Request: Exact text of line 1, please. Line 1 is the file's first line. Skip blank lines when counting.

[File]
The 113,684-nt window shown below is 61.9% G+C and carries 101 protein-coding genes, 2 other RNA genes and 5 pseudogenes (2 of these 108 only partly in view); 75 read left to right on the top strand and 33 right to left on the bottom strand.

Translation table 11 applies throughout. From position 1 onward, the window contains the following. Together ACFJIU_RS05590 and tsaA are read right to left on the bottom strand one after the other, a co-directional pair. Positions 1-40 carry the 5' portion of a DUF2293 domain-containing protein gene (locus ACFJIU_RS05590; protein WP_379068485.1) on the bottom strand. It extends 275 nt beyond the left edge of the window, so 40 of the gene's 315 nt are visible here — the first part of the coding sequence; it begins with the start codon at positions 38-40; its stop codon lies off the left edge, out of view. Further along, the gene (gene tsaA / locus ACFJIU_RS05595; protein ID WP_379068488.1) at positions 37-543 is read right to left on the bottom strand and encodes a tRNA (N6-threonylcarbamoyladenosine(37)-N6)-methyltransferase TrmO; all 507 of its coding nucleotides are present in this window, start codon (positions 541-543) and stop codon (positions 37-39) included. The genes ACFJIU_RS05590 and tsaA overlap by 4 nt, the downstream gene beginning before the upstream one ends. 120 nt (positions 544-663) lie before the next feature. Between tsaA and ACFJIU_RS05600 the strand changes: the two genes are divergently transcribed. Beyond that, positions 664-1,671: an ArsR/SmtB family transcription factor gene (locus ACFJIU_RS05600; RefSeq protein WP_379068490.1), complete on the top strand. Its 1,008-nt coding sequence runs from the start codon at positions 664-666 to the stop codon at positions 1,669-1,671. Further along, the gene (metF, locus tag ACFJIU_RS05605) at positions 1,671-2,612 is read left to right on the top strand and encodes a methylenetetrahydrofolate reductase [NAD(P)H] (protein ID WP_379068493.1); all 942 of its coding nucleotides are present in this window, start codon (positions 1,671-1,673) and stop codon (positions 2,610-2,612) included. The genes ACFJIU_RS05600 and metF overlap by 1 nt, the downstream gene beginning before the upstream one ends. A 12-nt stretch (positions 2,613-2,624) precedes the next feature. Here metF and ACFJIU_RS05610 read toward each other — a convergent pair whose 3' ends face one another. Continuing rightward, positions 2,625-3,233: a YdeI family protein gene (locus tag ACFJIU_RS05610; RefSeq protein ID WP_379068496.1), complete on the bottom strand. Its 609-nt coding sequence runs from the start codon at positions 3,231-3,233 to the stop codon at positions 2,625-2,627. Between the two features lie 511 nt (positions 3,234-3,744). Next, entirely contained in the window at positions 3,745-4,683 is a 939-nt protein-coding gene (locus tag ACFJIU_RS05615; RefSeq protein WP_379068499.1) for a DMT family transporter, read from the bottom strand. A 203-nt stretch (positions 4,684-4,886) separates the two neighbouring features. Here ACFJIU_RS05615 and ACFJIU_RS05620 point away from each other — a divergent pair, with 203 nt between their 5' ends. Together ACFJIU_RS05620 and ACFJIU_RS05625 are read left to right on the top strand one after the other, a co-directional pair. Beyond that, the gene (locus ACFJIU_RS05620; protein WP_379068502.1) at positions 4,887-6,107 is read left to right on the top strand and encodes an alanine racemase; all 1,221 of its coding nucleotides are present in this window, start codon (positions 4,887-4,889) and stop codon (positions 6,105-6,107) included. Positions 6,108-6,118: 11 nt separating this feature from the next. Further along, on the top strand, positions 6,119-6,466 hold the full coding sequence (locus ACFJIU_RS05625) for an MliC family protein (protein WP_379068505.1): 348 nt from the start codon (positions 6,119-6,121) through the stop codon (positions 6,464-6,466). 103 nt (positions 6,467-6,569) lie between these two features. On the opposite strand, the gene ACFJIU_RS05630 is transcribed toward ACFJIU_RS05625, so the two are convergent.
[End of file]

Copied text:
The 113,684-nt window shown below is 61.9% G+C and carries 101 protein-coding genes, 2 other RNA genes and 5 pseudogenes (2 of these 108 only partly in view); 75 read left to right on the top strand and 33 right to left on the bottom strand.